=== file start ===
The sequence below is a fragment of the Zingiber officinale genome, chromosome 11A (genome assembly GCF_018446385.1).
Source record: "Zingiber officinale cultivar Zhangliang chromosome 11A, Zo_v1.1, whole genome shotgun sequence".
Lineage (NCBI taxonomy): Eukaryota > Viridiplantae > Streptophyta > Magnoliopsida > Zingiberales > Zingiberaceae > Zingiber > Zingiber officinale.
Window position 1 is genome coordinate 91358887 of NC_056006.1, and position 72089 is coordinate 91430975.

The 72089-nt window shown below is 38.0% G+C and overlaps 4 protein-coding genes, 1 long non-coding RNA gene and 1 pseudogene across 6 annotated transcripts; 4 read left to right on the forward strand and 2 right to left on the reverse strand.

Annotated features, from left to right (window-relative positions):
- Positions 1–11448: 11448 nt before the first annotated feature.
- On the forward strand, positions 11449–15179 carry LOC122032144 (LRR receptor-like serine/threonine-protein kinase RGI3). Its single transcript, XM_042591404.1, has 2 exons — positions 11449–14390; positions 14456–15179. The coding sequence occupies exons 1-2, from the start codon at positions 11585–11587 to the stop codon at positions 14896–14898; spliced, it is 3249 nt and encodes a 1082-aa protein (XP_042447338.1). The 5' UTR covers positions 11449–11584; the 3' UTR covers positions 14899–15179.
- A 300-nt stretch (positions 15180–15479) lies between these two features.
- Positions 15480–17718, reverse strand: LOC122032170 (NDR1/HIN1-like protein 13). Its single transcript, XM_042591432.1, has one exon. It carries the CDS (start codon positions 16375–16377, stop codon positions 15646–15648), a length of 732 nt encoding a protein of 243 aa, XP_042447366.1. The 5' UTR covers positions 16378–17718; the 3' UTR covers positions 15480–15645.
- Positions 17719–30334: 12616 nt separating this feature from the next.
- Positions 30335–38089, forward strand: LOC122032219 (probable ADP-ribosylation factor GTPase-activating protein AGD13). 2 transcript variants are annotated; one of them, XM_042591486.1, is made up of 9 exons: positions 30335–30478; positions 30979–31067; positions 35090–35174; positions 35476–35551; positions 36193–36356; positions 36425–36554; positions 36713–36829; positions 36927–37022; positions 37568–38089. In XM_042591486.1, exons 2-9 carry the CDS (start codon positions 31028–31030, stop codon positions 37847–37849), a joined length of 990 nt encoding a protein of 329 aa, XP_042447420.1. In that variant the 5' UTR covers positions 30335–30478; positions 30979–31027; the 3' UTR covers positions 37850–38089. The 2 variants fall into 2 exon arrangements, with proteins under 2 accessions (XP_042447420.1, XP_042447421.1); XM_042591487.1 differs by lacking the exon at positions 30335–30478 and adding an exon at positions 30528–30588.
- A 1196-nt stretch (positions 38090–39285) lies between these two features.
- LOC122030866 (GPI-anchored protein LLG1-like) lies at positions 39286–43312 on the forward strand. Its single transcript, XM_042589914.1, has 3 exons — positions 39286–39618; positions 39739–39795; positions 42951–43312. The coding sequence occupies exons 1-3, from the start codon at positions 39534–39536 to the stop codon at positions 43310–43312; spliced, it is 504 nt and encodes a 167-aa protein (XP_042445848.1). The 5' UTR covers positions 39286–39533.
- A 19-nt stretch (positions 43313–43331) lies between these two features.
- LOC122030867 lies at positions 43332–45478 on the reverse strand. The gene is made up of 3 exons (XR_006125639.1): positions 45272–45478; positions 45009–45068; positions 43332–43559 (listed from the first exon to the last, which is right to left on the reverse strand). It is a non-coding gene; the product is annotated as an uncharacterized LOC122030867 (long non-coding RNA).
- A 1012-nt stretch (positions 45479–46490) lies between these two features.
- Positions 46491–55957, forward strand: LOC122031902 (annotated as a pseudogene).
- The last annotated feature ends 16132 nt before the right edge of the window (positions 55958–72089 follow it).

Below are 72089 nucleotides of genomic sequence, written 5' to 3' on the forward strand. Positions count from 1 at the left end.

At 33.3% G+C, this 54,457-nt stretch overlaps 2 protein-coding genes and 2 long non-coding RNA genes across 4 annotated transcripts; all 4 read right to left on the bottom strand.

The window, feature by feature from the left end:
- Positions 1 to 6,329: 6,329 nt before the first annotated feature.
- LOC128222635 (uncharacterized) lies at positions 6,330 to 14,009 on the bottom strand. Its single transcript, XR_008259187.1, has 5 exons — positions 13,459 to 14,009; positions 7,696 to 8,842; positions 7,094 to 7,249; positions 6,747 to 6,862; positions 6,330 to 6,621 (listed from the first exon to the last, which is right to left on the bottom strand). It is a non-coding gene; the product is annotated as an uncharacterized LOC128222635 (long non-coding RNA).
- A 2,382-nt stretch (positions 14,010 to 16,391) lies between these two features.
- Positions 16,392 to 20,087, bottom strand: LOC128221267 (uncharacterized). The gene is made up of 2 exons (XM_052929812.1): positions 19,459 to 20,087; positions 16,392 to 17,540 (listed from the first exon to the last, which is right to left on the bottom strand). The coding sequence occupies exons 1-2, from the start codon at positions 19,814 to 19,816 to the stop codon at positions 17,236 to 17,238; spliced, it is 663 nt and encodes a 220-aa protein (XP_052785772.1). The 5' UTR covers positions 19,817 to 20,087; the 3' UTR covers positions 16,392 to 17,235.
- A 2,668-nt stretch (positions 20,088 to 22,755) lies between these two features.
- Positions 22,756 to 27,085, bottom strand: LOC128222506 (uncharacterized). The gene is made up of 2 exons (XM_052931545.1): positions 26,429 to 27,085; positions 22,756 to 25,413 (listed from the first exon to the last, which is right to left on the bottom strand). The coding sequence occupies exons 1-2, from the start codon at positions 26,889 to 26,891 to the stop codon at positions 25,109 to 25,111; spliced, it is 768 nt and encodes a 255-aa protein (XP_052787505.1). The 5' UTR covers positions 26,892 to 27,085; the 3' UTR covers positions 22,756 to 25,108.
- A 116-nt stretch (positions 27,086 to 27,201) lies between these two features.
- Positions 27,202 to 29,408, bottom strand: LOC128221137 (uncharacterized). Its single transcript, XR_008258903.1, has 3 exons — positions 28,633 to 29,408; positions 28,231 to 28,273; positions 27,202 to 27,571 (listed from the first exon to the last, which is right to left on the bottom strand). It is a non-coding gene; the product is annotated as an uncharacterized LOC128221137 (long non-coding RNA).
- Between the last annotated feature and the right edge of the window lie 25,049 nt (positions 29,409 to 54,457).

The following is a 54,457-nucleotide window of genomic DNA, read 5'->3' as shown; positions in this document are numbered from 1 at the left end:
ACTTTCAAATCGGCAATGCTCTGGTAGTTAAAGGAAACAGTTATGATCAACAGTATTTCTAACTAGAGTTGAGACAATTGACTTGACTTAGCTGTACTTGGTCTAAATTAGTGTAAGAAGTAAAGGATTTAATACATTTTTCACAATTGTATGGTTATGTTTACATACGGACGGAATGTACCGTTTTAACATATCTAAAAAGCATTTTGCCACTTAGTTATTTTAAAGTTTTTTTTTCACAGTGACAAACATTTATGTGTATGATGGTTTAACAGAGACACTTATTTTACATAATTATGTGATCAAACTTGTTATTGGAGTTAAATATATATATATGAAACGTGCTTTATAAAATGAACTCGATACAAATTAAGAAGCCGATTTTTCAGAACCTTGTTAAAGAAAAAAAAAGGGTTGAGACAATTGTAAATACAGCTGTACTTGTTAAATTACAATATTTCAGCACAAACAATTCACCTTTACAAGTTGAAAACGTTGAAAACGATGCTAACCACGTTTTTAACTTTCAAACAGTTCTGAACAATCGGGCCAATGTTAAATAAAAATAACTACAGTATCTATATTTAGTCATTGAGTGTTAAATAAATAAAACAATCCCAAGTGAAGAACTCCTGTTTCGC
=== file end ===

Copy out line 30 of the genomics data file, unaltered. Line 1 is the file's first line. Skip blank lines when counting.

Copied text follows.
- Positions 27,202 to 29,408, bottom strand: LOC128221137 (uncharacterized). Its single transcript, XR_008258903.1, has 3 exons — positions 28,633 to 29,408; positions 28,231 to 28,273; positions 27,202 to 27,571 (listed from the first exon to the last, which is right to left on the bottom strand). It is a non-coding gene; the product is annotated as an uncharacterized LOC128221137 (long non-coding RNA).